The World's End actor Simon Pegg has some colorful things to say about Star Trek and Star Wars
Actor Simon Pegg has slowly become a household name and kind of a beacon for geeks everywhere throughout the years. Starting with the British show Spaced he began to make his persona known and after Edgar Wright's SHAUN OF THE DEAD it was all over. Since that time Pegg has appeared in a number of roles, large and small, that have solidified his place as every bit the cultural icon that he has grown up worshipping himself. Starring as Scotty in J.J. Abrams rebooted STAR TREK franchise and finishing out Wright's Three Flavours Cornetto trilogy this month with THE WORLD'S END, the prolific actor talked with Huffington Post about his passion for STAR WARS and disdain for STAR TREK haters, using some choice and colorful words.
On the hate from STAR TREK fans and a recent convention poll that rated the latest adventure as the worst, Pegg said:
"I think they haven't had time to live with it. They haven't had time to review it. I think there's a degree of stuck-in-the-mud -- there's a faction within the "Star Trek" community of kind of like, "Well, I don't want to watch anything anymore." Which is fine. And, absolutely, they are entitled to that. You know, it's not for them, really. It's kind of for everyone."
On why he thinks some TREK fans are so beligerent about the franchise:
"I think it's like when you tire of an indie band that you love because, suddenly, they get a number one single. You don't necessarily start disliking their music, but you stop liking them because you're pissed off that they're famous, or whatever. "Star Trek Into Darkness" is the most successful "Star Trek" movie ever made. It is, in terms of what it took at the box office and how many people went to see it. More people saw that film than any iteration of "Star Trek" that existed before. That is probably slightly annoying to some "Star Trek" fans -- which I totally understand."
His response to those who think INTO DARKNESS is the worst of the franchise:
"...And you know what ... it absolutely isn't the worst "Star Trek" movie. It's asinine, you know? It's ridiculous. And frustrating, as well, because a lot of hard work and love went into that movie, and all J.J. wanted to do was make a film that people really enjoyed. So, to be subject to that level of sort of, like, crass fucking ire, I just say fuck you. Not you, but the people who said that. It's also that thing, as I say, that it hasn't been around long enough. It's the newest one. It's the one people least recognize. If you look back at things you really love, there's a big list: The things that you've got to re-watch and enjoy, they are going to be more up there. The thing that you know the least will be at the bottom. So it might be that, too, you know?"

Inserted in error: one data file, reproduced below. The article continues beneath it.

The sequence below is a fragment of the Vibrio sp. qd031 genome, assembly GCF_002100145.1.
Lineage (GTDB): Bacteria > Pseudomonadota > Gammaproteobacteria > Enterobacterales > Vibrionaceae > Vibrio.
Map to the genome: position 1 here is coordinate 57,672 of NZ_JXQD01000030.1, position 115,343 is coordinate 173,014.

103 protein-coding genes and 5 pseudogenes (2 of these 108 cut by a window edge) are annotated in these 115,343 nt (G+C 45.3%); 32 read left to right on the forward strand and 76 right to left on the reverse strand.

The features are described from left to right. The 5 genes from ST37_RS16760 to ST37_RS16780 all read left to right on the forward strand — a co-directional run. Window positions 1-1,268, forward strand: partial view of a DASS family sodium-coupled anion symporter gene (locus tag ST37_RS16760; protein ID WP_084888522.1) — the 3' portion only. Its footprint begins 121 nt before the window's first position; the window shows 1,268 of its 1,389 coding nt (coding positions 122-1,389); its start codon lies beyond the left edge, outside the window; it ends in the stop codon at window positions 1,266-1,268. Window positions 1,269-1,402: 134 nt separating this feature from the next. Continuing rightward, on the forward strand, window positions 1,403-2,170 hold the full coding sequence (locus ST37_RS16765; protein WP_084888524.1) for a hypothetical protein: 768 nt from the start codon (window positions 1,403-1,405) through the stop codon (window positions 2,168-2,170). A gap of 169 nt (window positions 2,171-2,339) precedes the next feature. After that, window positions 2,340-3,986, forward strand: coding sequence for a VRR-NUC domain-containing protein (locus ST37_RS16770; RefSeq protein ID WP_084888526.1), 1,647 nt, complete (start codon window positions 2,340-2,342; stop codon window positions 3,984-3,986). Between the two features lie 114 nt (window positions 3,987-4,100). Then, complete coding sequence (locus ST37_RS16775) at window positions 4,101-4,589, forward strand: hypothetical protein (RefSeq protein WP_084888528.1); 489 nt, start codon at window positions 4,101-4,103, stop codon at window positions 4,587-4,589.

On his love/hate relationship with STAR WARS:
"I don't hate "Star Wars." I love "Star Wars." "Star Wars" is an incredibly formative film for me as a human being and formed so much of who I am. It encouraged a love of classical music in me, because of the score. It encouraged literature and language and my imagination. It formed who I was as a child and it was something that I was incredibly passionate about. The prequels I didn't like at all, because they felt contrary to everything that made the first films great. When I was a kid, I was very protective of "Star Wars." When "The Black Hole" came out, some kids were going on that it was better than "Star Wars," I said, "No, it fucking isn't!" It upset me that they would say that."
On his disdain for the prequels and how it could affect him being in the next STAR WARS film:
"I think, then, because I was so impassioned about "Star Wars" I was the most offended by its sort of portrayal of its own ideals. The very talents of Lucas's creative process were thrown out. There's footage of him talking about special effects were a tool to tell a story. And then he makes films where it's just special effects. And I've been very outspoken about that. So I think for me to suddenly go running back to "Star Wars" would be an act of massive hypocrisy."
We're all big fans of Pegg in these parts and it's always interesting to hear him talk about these types of properties. I think some will take offense to his comments about those that hate the new STAR TREK, but I think it's important to keep in mind that Pegg is every bit a fan of these films as we are. He's "one of us" in that sense and I think it's refreshing that he expresses himself as such, rather than giving vanilla answers. Pegg speaks like a fan and as a professional, which I dig.
Pegg will next be seen in THE WORLD'S END, opening this Friday (go see it!) and will be rockin' an American accent for Frank Darabont's new AMC series Mob City in December.
|Extra Tidbit:||Pegg was awesome as the voice of Buck in Ice Age: Dawn of the Dinosaurs. Not a great movie by any means, but Pegg steals every scene and makes is way more fun than it should've been.|